Additional World News
- Pakistan earthquake kills 20 in Balochistan province (BBC)
- In Venice, High-Tech Tracking of Tourists Stirs Alarm (NYT, $)
- 100-year-old goes on trial accused of 3,518 Nazi war crimes (CNN)
- Justin Trudeau sorry for skipping first national truth and reconciliation day (BBC)
- WHO starts shipping COVID-19 medical supplies to N. Korea (AP)
- Lakhimpur violence: Families want justice, says Priyanka Gandhi (BBC)
- A Sea of White Faces in Australia’s ‘Party of Multiculturalism’ (NYT, $)
- U.S. District Judge Robert Pitman issued a legally sound 113-page order Wednesday granting the Justice Department’s request for a preliminary injunction blocking Texas’ six-week abortion ban, formally known as the Texas Heartbeat Act. “From the moment S.B. 8 went into effect, women have been unlawfully prevented from exercising control over their lives in ways that are protected by the Constitution,” Pitman wrote. “That other courts may find a way to avoid this conclusion is theirs to decide; this Court will not sanction one more day of this offensive deprivation of such an important right.”
- S.B. 8 is a novel enforcement scheme Texas concocted, designed to circumvent judicial review of the onerous law, and thereby eliminate the legal pathway abortion rights advocates have taken to obtain court orders blocking such extreme laws. The state immediately filed a notice of appeal with the ultra-conservative 5th Circuit Court of Appeals, which along with the U.S. Supreme Court had previously rejected a request from clinics to block the law from taking effect. (CNN)
From Your Lips To Bears Ears
- President Biden is restoring two sprawling national monuments in Utah that former President Trump had significantly downsized. Bears Ears and the Grand Staircase-Escalante cover vast expanses of southern Utah and contain historical artifacts. The Trump administration cut Bears Ears, on lands considered sacred to Indigenous peoples, by 85%, and slashed Grand Staircase-Escalante by almost half.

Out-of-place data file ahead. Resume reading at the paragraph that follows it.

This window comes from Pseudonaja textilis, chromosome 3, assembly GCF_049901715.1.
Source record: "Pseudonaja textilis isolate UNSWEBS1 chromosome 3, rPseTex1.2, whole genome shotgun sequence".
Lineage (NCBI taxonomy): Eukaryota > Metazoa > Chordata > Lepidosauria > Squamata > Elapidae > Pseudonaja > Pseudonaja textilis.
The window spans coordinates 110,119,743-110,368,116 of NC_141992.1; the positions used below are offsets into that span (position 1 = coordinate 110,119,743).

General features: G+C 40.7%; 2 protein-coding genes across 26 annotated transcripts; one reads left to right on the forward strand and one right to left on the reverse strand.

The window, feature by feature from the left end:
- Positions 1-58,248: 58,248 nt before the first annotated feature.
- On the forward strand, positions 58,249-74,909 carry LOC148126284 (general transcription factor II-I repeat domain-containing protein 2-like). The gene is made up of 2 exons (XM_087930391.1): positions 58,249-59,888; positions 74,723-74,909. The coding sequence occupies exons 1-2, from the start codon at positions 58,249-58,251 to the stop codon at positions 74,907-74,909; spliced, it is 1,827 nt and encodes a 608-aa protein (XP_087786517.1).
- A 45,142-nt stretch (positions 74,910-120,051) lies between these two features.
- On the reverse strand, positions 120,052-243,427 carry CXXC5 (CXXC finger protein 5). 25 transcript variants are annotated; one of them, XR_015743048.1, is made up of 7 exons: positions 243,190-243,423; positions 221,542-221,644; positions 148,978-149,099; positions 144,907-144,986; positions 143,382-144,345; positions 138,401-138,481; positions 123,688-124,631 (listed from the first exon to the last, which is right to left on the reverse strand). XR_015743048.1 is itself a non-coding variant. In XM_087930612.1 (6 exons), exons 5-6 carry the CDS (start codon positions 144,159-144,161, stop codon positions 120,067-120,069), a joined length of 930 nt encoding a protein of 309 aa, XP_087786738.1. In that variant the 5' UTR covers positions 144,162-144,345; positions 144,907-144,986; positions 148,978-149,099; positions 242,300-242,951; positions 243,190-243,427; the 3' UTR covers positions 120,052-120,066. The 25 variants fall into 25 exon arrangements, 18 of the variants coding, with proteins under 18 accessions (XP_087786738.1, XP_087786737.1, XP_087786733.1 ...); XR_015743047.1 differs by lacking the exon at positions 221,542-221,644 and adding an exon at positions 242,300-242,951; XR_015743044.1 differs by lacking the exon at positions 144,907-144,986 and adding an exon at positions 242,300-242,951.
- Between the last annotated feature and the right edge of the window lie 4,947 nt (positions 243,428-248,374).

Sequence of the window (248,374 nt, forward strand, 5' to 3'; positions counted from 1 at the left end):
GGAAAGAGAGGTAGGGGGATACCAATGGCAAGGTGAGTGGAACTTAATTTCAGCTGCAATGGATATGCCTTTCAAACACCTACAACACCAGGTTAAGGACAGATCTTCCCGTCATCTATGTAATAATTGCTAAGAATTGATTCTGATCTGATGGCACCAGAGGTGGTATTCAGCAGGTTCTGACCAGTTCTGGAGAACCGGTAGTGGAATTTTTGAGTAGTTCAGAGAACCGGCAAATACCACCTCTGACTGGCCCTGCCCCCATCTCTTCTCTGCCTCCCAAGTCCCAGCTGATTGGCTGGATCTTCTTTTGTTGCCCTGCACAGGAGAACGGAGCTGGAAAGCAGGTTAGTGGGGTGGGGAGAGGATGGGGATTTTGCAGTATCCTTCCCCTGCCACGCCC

- The reductions were among the most controversial of Trump’s environmental decisions, and paved the way for potential coal mining and oil and gas drilling on lands that were previously off-limits. Environmental advocates and indigenous leaders have fought for years to restore protections for the monuments. (Guardian)
Additional USA News
- Voters in 36 states will elect a governor next year. Here’s a cheat sheet. (Politico)
- New details of Brian Laundrie’s movements emerge as officials find recent campsite in Florida reserve (CNN)
- Pfizer Asks F.D.A. to Authorize Its Covid-19 Vaccine for Children 5 to 11 (NYT, $)
- Man accused of killing 3 wanted to confront pharmacist brother over Covid vaccines, documents say (NBC)
- Ship’s anchor may have caused massive oil spill off the coast of Southern California (NPR)
- Body found in Orlando confirmed to be Miya Marcano (CBS)
- Top Trump aides set to defy subpoenas in Capitol attack investigation (Guardian)
An Ambering Man
- Tardigrades are microscopic organisms better known as “water bears” or “moss piglets” because of their shape and the fact that they commonly live in the water. These eight-legged micro-animals have been around forever, most likely due to their ability to survive in conditions that would be fatal for other animals. They’re so indestructible, in fact, that NASA has launched them into space, along with bobtail squids. Researchers are attempting to learn more about how the conditions of spaceflight can affect biological organisms and, by extension, future astronauts.
- Yet despite their long evolutionary history and ability to survive extreme conditions, tardigrades are also almost completely missing from the fossil record. That’s why scientists were so elated about the discovery of a microscopic tardigrade suspended in 16 million-year-old amber. The amber with the fossilized tardigrade was mined from La Cumbre, a region of the Dominican Republic. It’s only the third clear tardigrade fossil ever found, and the first one found from the Cenozoic era, the era beginning 66 million years ago.
- The researchers at New Jersey Institute of Technology and Harvard University who discovered the fossil published their findings in Proceedings of the Royal Society B on Wednesday. The senior author of the study called the discovery a “once-in-a-generation” event. “What is so remarkable is that tardigrades are a ubiquitous ancient lineage that has seen it all on Earth, from the fall of the dinosaurs to the rise of terrestrial colonization of plants … they are like a ghost lineage for paleontologists with almost no fossil record.” (NPR, Royal Society Publishing)
- The ‘Poohsticks Bridge,’ made famous in Winnie the Pooh, has gone up for auction (NPR)
- Snap is taking action to address fentanyl dealing on Snapchat (The Verge)
- Twitch Streamers’ Earnings Were Exposed. Now, It’s a Meme (Wired)
- Exclusive: Ozy Media’s deepening crisis (Axios)
- China’s Moon mission returned youngest ever lavas (BBC)
- New images from Mars will guide search for evidence of ancient life, says study (Guardian)
- Barbara Corcoran Apologizes to Whoopi Goldberg for Body Shaming Remark Made on The View (People)